The New York Times ran this op-ed yesterday critizing Gov. Schwarzenegger’s plan to close 80 percent of the public parks in California to save $213 million. They argue that:
But it is worth pointing out that state parks — about 80 percent of which would close under the governor’s plan — provide low-cost recreation at a time when low-cost recreation is at a premium. Closing them means no water, no electricity, no public access and — because rangers would be laid off — no policing of what would become vacant lands.
State parks exist not only to offer recreation but also to protect natural resources. That protection would essentially vanish. It’s also worth considering the additional cost, in a better economic climate, of reopening the parks after nearly two years with no maintenance.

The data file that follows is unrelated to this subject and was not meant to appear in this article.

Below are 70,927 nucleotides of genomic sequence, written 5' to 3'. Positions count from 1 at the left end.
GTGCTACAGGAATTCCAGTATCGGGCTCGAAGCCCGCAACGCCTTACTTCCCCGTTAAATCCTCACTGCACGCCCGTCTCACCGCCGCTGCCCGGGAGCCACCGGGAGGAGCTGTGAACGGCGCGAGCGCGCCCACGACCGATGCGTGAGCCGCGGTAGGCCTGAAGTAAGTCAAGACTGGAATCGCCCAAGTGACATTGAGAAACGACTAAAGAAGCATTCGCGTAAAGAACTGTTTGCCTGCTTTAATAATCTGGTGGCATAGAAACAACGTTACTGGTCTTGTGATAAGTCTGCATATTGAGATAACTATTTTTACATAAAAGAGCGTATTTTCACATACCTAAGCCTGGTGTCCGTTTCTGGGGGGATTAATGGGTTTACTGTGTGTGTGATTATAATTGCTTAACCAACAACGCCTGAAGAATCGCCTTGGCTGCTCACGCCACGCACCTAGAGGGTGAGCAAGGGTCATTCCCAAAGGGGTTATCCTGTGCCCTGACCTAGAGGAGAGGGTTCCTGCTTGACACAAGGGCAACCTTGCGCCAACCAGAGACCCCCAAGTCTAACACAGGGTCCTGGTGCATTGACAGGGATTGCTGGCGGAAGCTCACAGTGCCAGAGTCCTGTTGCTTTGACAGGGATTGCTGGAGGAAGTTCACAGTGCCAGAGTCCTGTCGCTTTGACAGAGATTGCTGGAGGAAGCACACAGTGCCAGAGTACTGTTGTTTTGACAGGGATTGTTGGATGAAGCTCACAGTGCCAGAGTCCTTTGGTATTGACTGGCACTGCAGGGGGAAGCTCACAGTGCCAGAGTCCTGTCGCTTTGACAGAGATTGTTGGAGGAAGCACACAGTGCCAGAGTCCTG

These are all decently, understandable, but unconvincing arguments, even in the aggregate, when you consider the $42 billion hanging over California’s head. But the NYT is still right, the Governator does not have to close the parks. There is a better way. And that better way is private operation.
The state could save operations money on the parks—and make money on top of that—if they leased the parks to private firms that would pay the state for the right to operate them and then keep them open and maintained for the public. Sure, people would rather not pay for a state park, but again, when you’re facing a serious deficit like the state currently is, then you have to think outside the box.